Dr. H. F. HcrrcHiN80X..As6'i Med. Examiner. Garrett, Ind. 
R. R. Jenkins. .Secretar>- Y.M.C. A. .Chicago Junct., Ohio 

S. Abcheb Yard Committeeman, Chicago Junct., Ohio 

L. J. Davis Shop Committeeman, Chicago Junct., Ohio 

E. V. KuGHBX. . .Shop Committeeman, South Chicago, III. 

John Draper Acting Agent, Chicago, III. 

N. B. Bair Yard Committeeman. &3ath Chicago, III. 

J. W. HxrrruAX -\gent. Auburn Juncticm, Ind. 

J. S. Babnd Operator, Fostoria, Ohio 

T. E. Spurbur .Claim Agent. Tiffin. Ohio 


Correspondent, H. E. Hansen, Chief Clerk 



J. L. Nichols Chairman 

G. P. Palmeb Division Engineer 

F. E. L.\MPHSBS Assistant Engineer 

Alex. Craw Division Claim Agent 

J. F. Rtan Captain of Police 

C L. Heglet Examiner and Recorder 

H. McDoN.vLD Superv-isor. Chicago District 

Wm. Hogan Supervisor. Calumet District 

J. W. Dact Trainmaster 

J. W. Fogg Master Mechanic 

F. S. De Vent Road Foreman of Engines 

Ch.\9. Esping Carpenter Foreman 

C. I. Bendeb Goieral Foreman, Maintenance of Way 

James Gaghin Engineer 

ARTHrR Jensen Fireman 

Thomas Haset Switchman 

John Halbt Car Inspector 

Wm. Davis . Boilermaker 

Ch.\s. Stance Engineer 

John McLean Car Repairer 

Robert Sesson-s Engineer 

Oliver JonNsoN Fireman 

C. B. Biddingeb Omductor 

E. Sntdeb Conductor 

W M. Geotzingib Machinist 

Jas. Langton Machiri.«t 

T. F. Yates Blacksmith 

Harrt Marshall Car Inspector 

John Lawbley, pipe fitter, who has been sick 
since September loth. 1912, left for New Mexico 
for his health. 

John Keay, employed as a clerk at Robey 
street, has been promoted to the position of 
stenographer in the superintendent's office. 


If y-^u ar<? he-' -t ar. 3 am' tio-js 

■'.. I will 

-,. SB by 

r. -.r.ta- 

.;,.. L_-.r(.^ of 
y 1 rr.:..'v..- b'g 
-irrung* f' r spare 
VM-iv 01..J '.: d-^-.rcd. LnniaBj opfMitaBtly 
for Bea vtthont rmpltml to Kf> i » w lB<]r|tra<}- 
. nt for Hit. y alaahlo Book ac<l full { ftrtlrn- 
lars yrr-r. Writo tv-dar. 

Marileo Balldirr 
Pre«t. W a.hlnrtn". I». f- 



^> I wi'.I icll V. : •'- '<-• DROP HEAD 
: OAK C ft B t N E T HIGH ARM 

FRED BIFFAR. 180 S. Dearborn St., CHICAGO. ILL. 





Send sketch or model for search. Hightst ^^___^_^^_ 
reftrer^ces. Bestresults. Promptness Assured 

WATSON E. COLEMAN, Patent Lawyer 

624 F St., N. W. Washington, D. C. 

Please mention this magazine 



Correspondent, Clifford R, Duncan. 
Chillicothe, Ohio 


E. R. ScoviLLE Superintendent, Chairman 

J. R. Neff Trainmaster 

R. Mallen Road Foreman of Engines 

G. W. Plumly Division Operator 

R. R. ScHWAEZELL Assistant Trainmaster 

C. E. Wharff Relief Agent 

L. A. Pausch Supervisor 

O. D. Monte Train Dispatcher 

O. C. Gavins Engineer 

E. O. Brown Fireman 

J. A. Garson Yard Foreman 

G. F. Oberlander Glaim Agent 

Dr. p. S. Lansdale Medical Examiner 

T. E. Banks Gonductor 

J. W. James Brakeman 

H. M. GoLE Draughtsman 

Clare N. Beyerly and Miss Josephine Faulk-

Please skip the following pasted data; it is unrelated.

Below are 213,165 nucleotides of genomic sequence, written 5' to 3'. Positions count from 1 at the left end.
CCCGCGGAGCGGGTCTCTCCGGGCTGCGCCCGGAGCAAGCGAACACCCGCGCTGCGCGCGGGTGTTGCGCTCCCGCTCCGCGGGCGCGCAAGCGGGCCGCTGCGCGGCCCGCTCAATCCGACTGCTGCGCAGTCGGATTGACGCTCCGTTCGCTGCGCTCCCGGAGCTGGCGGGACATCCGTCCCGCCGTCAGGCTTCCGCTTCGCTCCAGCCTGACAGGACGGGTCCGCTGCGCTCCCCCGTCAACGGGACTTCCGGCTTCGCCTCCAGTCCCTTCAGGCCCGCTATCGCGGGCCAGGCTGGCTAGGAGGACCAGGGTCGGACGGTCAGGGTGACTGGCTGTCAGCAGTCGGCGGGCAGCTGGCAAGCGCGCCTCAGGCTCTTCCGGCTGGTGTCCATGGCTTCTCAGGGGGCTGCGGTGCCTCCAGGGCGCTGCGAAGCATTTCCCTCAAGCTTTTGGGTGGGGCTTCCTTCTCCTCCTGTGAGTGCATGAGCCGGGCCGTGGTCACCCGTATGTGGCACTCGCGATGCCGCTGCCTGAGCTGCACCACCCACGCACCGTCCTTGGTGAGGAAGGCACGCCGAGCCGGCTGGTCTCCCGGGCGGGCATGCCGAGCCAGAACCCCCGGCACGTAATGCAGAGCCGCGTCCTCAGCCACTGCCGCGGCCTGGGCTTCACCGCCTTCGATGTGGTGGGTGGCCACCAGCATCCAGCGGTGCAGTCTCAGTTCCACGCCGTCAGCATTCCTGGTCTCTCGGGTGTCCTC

ner, time clerk in the transportation department, 
and R. W. West and Miss Annabelle Denton, 
were married at Chillicothe, Ohio, at high noon, 
Saturday, October 18th. The announcement of 
the West-Denton engagement was in a previous 
issue of the magazine, but the Beyerly-Faulkner 
engagement was made only a few days prior to 


"^■"■■"^"^^^"^^^"^^^■^^^^^ time. New 
proposition. Easy money made. Takes well in 
small towns as well as large cities. Will not inter- 
fere with present occupation. I made $7.50 from 
9.30 till noon, one morning recently. Write for 
sample and particulars. 
C. B. DIFFENDERFFER, 1732 N. Calvert St., Baltimore, Md. 

the wedding and was of considerable surprise to 
their many friends. Both couples are now ab- 
sent on a short wedding tour and will immedi- 
ately go to housekeeping on their return to Chil- 

Chief clerk N. R. Martin of the master me- 
chanic's office is spending the week-end at Wash- 
ington, Ind. 

Paul Copple, file clerk in the superintendent's 
office, has resigned, and his position is now filled 
by Carl luler. 

C. Wilkins of Baltimore, Md., has accepted a 
position as tonnage clerk in this ofl&ce, vice W. 
L. Sperry, who has been transferred to the time- 
keeper's office on account of the resignation of 
H. M. Mercer. 

Leo Mullen has also been promoted from night 
clerk to day clerk, vice Neal Griffith, resigned. 
The night clerkship is now being filled by 
Robert Erdman. 

Chief train dispatcher F. C. Donaldson, has 
been promoted to the position of assistant train- 
master. He is succeeded by night chief dis- 
patcher C. D. Pairin and the latter by dis- 
patcher Guv Davis, appointments taking effect 
October 18th. 

C. R. Duncan, chief clerk to superintendent, 
and R. Mallen, road foreman of engines, have 
returned from a trip to New York, where they 
went to see the world's series. While there they 
were the guests of Josh Devore, left fielder 
of the Philadelphia Nationals. They had the 
pleasure of meeting Matthewson, Tesreau, Her- 
zog, and the great all round athlete, Thorpe, 
and some other members of the Giants. 


The Mark of Quality for 
All Petroleum Products 

Texaco Illuminating Oils Texaco Auto Gasoline 

Texaco Motor Oils and Greases 
Texaco Lubricating Oils for all Purposes 
Texaco Machine Oils Texaco Engine Oils 

Texaco Greases Texaco Fuel Oil 

Texaco Asphalts Texaco Railroad Lubricants 

For Roofing, Waterproofing, Paving, Saturating, In- 
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Please mention 

Miss Leona M. Streitenberger, stenographer 
in the local freight oflSce, has just returned from 
a delightful trip at Washington, D. C., Phila- 
delphia and other Eastern points.